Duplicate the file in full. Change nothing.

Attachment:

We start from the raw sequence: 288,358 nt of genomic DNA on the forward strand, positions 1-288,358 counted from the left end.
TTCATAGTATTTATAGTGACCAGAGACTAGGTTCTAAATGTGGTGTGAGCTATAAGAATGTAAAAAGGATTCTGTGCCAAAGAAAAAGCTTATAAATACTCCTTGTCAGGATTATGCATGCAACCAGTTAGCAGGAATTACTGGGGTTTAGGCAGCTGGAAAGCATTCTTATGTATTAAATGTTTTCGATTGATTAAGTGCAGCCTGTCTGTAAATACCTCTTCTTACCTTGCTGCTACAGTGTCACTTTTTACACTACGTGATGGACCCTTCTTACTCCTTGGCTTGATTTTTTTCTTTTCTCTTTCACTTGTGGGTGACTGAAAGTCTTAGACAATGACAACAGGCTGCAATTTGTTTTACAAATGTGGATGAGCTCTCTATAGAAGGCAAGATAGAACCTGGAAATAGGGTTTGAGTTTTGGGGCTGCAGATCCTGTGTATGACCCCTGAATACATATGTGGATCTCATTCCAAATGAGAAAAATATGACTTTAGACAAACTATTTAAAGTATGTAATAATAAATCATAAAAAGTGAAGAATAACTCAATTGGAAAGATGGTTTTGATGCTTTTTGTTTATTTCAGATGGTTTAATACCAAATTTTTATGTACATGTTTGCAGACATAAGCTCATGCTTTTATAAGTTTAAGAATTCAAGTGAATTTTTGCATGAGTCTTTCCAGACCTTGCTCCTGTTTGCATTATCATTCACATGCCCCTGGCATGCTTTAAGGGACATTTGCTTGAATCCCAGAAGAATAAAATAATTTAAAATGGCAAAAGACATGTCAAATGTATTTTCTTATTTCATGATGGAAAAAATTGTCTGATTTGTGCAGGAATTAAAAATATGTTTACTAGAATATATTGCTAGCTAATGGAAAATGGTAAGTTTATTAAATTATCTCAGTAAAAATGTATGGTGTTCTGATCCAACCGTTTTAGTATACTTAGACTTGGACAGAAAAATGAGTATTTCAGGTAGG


We start from the raw sequence: 288,358 nt of genomic DNA on the forward strand, positions 1-288,358 counted from the left end.
TTCATAGTATTTATAGTGACCAGAGACTAGGTTCTAAATGTGGTGTGAGCTATAAGAATGTAAAAAGGATTCTGTGCCAAAGAAAAAGCTTATAAATACTCCTTGTCAGGATTATGCATGCAACCAGTTAGCAGGAATTACTGGGGTTTAGGCAGCTGGAAAGCATTCTTATGTATTAAATGTTTTCGATTGATTAAGTGCAGCCTGTCTGTAAATACCTCTTCTTACCTTGCTGCTACAGTGTCACTTTTTACACTACGTGATGGACCCTTCTTACTCCTTGGCTTGATTTTTTTCTTTTCTCTTTCACTTGTGGGTGACTGAAAGTCTTAGACAATGACAACAGGCTGCAATTTGTTTTACAAATGTGGATGAGCTCTCTATAGAAGGCAAGATAGAACCTGGAAATAGGGTTTGAGTTTTGGGGCTGCAGATCCTGTGTATGACCCCTGAATACATATGTGGATCTCATTCCAAATGAGAAAAATATGACTTTAGACAAACTATTTAAAGTATGTAATAATAAATCATAAAAAGTGAAGAATAACTCAATTGGAAAGATGGTTTTGATGCTTTTTGTTTATTTCAGATGGTTTAATACCAAATTTTTATGTACATGTTTGCAGACATAAGCTCATGCTTTTATAAGTTTAAGAATTCAAGTGAATTTTTGCATGAGTCTTTCCAGACCTTGCTCCTGTTTGCATTATCATTCACATGCCCCTGGCATGCTTTAAGGGACATTTGCTTGAATCCCAGAAGAATAAAATAATTTAAAATGGCAAAAGACATGTCAAATGTATTTTCTTATTTCATGATGGAAAAAATTGTCTGATTTGTGCAGGAATTAAAAATATGTTTACTAGAATATATTGCTAGCTAATGGAAAATGGTAAGTTTATTAAATTATCTCAGTAAAAATGTATGGTGTTCTGATCCAACCGTTTTAGTATACTTAGACTTGGACAGAAAAATGAGTATTTCAGGTAGG